Imagine me at my age looking for a job. Strangely exciting.
A sudden end to a contract - less than a week's notice, probably because the manager I reported to suddenly resigned.
Like a kid whose parents are divorcing, I ask myself if it's my fault.
It's not, really.
I was hired to help automate an operations support system for a communications infrastructure provider. Working alongside a developer (DW) whose assignment was to develop "automations" using a commercial application I'll call Grit (not its real name), it became clear to me that Grit's promise of easy development (even by non-programmers) was absurd. The "development environment" lacked basic amenities like unit testing and source control. Operations support in an industry like this requires a realtime event-driven system, but both Grit and the surrounding software environment were heavily batch- and file-oriented and required human involvement and slow manual workflows.
My coworker was so unhappy with the tools he was tempted to walk. I suggested we come up with a plan for a true realtime system based on microservices. We brought this to our manager (SN) who, in spite of not having software development experience, quickly understood what we were driving at.
DW has had a lot of experience with operations support and with web infrastructure. He provided the expertise that allowed me to concentrate on applying what I had learned in years of object-oriented development and reading up on functional programming and category theory. Furthermore, he supplied a perspective on system and application monitoring that my test-driven approach to development really needed. And he set up our "disjunct" development environment.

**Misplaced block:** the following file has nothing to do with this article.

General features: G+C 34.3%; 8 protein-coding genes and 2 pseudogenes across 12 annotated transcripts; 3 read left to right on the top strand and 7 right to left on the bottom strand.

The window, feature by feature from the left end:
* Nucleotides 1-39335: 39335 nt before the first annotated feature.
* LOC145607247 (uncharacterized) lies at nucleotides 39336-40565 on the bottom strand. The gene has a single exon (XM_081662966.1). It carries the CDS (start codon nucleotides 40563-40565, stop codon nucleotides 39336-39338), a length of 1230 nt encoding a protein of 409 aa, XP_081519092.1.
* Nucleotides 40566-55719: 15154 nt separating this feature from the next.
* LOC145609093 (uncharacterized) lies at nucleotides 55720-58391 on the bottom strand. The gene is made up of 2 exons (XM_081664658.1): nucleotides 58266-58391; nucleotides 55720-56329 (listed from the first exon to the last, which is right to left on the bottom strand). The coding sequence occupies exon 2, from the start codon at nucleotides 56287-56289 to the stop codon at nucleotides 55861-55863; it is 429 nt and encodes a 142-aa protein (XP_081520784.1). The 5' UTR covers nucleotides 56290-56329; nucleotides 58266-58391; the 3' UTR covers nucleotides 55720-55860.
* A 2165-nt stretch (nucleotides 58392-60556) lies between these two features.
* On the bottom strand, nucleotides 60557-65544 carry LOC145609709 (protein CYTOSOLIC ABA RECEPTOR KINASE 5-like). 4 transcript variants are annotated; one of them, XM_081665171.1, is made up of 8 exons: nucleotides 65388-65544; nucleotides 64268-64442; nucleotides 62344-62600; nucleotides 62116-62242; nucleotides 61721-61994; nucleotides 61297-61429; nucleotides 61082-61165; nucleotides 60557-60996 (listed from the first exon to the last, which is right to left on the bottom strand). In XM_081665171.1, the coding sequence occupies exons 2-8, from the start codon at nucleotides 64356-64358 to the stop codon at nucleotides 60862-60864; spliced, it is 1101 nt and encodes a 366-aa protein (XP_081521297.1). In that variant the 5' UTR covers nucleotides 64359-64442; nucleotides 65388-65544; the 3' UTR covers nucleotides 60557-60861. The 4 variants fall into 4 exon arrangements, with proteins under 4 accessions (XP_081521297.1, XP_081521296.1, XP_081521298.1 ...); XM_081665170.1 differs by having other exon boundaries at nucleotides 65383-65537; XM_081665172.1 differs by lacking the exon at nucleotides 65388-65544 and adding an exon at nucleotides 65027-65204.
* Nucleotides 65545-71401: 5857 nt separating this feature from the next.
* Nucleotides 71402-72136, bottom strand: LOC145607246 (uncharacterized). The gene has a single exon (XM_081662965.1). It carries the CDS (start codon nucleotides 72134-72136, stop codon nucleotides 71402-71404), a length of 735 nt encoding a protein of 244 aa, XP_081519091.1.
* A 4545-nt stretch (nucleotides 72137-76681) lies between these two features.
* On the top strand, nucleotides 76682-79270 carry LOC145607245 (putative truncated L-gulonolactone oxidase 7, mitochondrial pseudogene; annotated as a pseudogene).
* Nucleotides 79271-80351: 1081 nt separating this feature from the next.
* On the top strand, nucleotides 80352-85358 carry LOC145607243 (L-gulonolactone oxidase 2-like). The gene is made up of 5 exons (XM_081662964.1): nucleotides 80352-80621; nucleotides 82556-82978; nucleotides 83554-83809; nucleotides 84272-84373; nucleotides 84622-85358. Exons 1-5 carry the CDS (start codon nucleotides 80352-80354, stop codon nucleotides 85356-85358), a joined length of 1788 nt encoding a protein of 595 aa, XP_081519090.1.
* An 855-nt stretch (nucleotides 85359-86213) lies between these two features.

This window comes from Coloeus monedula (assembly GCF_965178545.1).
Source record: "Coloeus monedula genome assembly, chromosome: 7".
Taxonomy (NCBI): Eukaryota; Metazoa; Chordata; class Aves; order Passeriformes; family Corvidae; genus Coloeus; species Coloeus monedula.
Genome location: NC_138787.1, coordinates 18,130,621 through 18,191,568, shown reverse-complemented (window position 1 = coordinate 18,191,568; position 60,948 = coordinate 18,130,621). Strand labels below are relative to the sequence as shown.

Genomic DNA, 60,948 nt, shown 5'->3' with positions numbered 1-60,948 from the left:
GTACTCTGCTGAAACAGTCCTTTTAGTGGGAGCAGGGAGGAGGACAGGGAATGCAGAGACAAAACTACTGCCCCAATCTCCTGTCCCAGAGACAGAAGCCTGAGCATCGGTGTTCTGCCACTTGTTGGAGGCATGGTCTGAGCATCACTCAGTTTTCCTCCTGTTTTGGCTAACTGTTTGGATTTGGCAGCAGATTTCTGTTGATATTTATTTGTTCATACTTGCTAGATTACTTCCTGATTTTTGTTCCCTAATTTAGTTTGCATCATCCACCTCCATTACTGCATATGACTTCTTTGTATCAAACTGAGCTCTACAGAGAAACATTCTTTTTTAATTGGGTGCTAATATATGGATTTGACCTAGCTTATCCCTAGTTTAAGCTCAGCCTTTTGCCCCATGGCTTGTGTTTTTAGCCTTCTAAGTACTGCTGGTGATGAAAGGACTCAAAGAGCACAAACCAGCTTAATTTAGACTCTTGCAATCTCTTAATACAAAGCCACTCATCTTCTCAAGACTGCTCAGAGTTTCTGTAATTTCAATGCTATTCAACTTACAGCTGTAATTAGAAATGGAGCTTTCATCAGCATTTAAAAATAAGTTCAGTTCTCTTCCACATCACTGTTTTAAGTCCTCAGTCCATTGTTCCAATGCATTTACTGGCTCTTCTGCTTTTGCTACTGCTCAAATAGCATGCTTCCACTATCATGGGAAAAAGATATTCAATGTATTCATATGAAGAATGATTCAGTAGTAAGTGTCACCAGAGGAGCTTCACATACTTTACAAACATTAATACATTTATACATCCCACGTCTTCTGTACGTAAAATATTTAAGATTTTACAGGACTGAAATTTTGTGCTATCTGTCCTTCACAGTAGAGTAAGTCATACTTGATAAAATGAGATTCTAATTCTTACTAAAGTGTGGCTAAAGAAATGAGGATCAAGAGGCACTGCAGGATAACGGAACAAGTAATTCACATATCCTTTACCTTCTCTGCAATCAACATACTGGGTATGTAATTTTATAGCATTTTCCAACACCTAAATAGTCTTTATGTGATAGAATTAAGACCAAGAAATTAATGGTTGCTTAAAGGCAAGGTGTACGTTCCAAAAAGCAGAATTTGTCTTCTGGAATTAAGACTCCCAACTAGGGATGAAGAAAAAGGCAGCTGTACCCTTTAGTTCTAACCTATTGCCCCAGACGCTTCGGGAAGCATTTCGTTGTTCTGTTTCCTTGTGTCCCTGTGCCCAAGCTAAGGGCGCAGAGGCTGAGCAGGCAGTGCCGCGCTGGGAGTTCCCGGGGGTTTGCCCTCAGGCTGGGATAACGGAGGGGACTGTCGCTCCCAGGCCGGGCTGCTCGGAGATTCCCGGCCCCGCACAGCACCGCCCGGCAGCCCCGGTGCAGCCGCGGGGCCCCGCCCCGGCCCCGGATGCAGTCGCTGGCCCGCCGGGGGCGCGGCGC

Due to some cultural issues with security, our Windows laptops were so locked down that we could not change even the most trivial settings in our browsers, and all software could only be installed from an approved list after a long drawn-out request process. There was no way we could do modern software development in that environment.
Thanks to the loan of a server from a middle manager, we were able to set up an IDE (Intellij IDEA Community Version) and access it through SecureCrt and XServer. (Since we would sometimes lose connection to the server, IDEA was a safer choice than Eclipse because files are always being saved in the background by default.)
We successfully implemented the first phase of the framework, based on a fractal view of systems as consisting of total functions, dependent types and hexagonal architecture. The second phase would involve organizing the functions around models-as-types.
We couldn't put our code into production without official approval for the (extremely popular and well-tested) open source libraries we were using. This was another sign of the cultural chasm: there was no provision for software development because, as we were actually told at one point, "this company doesn't do software development."
In subsequent posts, I'll spell out the organization of the framework as it evolved and how I was able to bring some of the mathematical power of category theory and functional programming to the practical tasks of implementing an evolutionary development process that allowed for the maximum leverage of the batch/file/cmdline-based legacy systems we would have to communicate with - and perhaps eventually disintermediate, applying a more efficient variant of the Strangler pattern.
For now, assessing the matter of responsibility for what appears to be the end of that framework and that team, I have to blame myself because my background in anthropology and linguistics made me the only person who might have had a chance of understanding the cultural mechanisms that underlie Conway's Law.
But I don't blame myself much, because our team was doing some pretty serious development work, and DW, SN and our rookie developer JS were reasonably clear on the concepts. The cultural problems were operating at a "higher" level. Yes, if I knew at the beginning what I knew now, I might have been able to do something about the cultural problem.
But hey - I'm not a $500-an-hour consultant with all the flashy creds. Just a developer with too many years of experience.